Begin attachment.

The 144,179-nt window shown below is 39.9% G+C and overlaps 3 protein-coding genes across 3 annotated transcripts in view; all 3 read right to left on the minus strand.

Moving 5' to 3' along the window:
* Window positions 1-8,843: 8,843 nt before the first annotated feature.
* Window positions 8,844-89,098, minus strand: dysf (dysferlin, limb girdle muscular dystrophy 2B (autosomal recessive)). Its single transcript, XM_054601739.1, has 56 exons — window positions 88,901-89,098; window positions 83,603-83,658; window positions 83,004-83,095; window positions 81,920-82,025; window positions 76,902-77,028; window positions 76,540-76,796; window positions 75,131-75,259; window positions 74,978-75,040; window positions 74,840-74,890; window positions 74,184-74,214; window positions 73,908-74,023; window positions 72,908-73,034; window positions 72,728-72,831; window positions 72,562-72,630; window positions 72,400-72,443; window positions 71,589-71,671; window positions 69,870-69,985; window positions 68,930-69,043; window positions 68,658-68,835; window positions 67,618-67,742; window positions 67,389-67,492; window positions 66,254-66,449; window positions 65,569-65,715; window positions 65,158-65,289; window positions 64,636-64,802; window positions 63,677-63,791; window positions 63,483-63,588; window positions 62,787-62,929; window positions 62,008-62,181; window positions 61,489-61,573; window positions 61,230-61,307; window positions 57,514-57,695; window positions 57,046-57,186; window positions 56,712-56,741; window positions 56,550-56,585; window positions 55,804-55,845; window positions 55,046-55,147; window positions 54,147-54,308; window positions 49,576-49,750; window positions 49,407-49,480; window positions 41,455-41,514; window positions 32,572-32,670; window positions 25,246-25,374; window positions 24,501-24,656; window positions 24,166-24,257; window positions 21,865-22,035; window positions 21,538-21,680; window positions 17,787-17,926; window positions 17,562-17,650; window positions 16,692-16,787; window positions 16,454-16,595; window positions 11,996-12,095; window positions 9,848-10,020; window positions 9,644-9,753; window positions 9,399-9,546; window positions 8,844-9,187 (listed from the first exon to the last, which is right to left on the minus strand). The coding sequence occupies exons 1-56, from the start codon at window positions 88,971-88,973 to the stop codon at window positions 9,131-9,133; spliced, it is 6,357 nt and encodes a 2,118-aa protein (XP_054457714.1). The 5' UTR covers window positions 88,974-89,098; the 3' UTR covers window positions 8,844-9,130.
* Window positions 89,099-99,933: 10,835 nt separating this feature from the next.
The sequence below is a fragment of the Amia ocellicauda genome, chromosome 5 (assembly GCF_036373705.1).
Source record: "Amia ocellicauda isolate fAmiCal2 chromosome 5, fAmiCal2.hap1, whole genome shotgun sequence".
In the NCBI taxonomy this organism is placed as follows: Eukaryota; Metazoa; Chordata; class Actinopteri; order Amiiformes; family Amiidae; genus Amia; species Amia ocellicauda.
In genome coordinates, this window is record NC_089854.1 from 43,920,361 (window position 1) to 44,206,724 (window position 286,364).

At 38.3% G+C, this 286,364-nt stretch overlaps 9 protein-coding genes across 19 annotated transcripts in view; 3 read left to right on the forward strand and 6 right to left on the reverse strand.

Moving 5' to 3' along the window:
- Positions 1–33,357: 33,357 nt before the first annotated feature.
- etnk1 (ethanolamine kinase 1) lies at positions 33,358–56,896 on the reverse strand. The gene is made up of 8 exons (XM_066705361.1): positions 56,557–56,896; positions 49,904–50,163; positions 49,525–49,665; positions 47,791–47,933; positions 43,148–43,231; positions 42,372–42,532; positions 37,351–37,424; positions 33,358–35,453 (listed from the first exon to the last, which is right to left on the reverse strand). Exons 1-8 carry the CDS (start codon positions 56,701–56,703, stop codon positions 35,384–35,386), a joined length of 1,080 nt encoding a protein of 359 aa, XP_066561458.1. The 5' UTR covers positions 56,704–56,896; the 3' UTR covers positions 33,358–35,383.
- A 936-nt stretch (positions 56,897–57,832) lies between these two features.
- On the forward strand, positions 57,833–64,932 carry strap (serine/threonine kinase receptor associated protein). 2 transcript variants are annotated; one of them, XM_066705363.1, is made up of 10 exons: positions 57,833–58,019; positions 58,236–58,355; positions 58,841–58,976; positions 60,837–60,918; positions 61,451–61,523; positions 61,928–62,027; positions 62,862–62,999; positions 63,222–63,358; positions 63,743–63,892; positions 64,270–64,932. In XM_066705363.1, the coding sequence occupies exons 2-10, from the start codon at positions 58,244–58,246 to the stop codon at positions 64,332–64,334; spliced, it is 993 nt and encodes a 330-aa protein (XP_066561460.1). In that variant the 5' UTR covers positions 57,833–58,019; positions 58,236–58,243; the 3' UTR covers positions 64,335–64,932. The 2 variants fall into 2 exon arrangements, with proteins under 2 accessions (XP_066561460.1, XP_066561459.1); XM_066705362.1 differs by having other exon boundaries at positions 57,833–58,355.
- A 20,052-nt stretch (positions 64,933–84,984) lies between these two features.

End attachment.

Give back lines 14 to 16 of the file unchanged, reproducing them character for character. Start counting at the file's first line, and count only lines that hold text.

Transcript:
- A 936-nt stretch (positions 56,897–57,832) lies between these two features.
- On the forward strand, positions 57,833–64,932 carry strap (serine/threonine kinase receptor associated protein). 2 transcript variants are annotated; one of them, XM_066705363.1, is made up of 10 exons: positions 57,833–58,019; positions 58,236–58,355; positions 58,841–58,976; positions 60,837–60,918; positions 61,451–61,523; positions 61,928–62,027; positions 62,862–62,999; positions 63,222–63,358; positions 63,743–63,892; positions 64,270–64,932. In XM_066705363.1, the coding sequence occupies exons 2-10, from the start codon at positions 58,244–58,246 to the stop codon at positions 64,332–64,334; spliced, it is 993 nt and encodes a 330-aa protein (XP_066561460.1). In that variant the 5' UTR covers positions 57,833–58,019; positions 58,236–58,243; the 3' UTR covers positions 64,335–64,932. The 2 variants fall into 2 exon arrangements, with proteins under 2 accessions (XP_066561460.1, XP_066561459.1); XM_066705362.1 differs by having other exon boundaries at positions 57,833–58,355.
- A 20,052-nt stretch (positions 64,933–84,984) lies between these two features.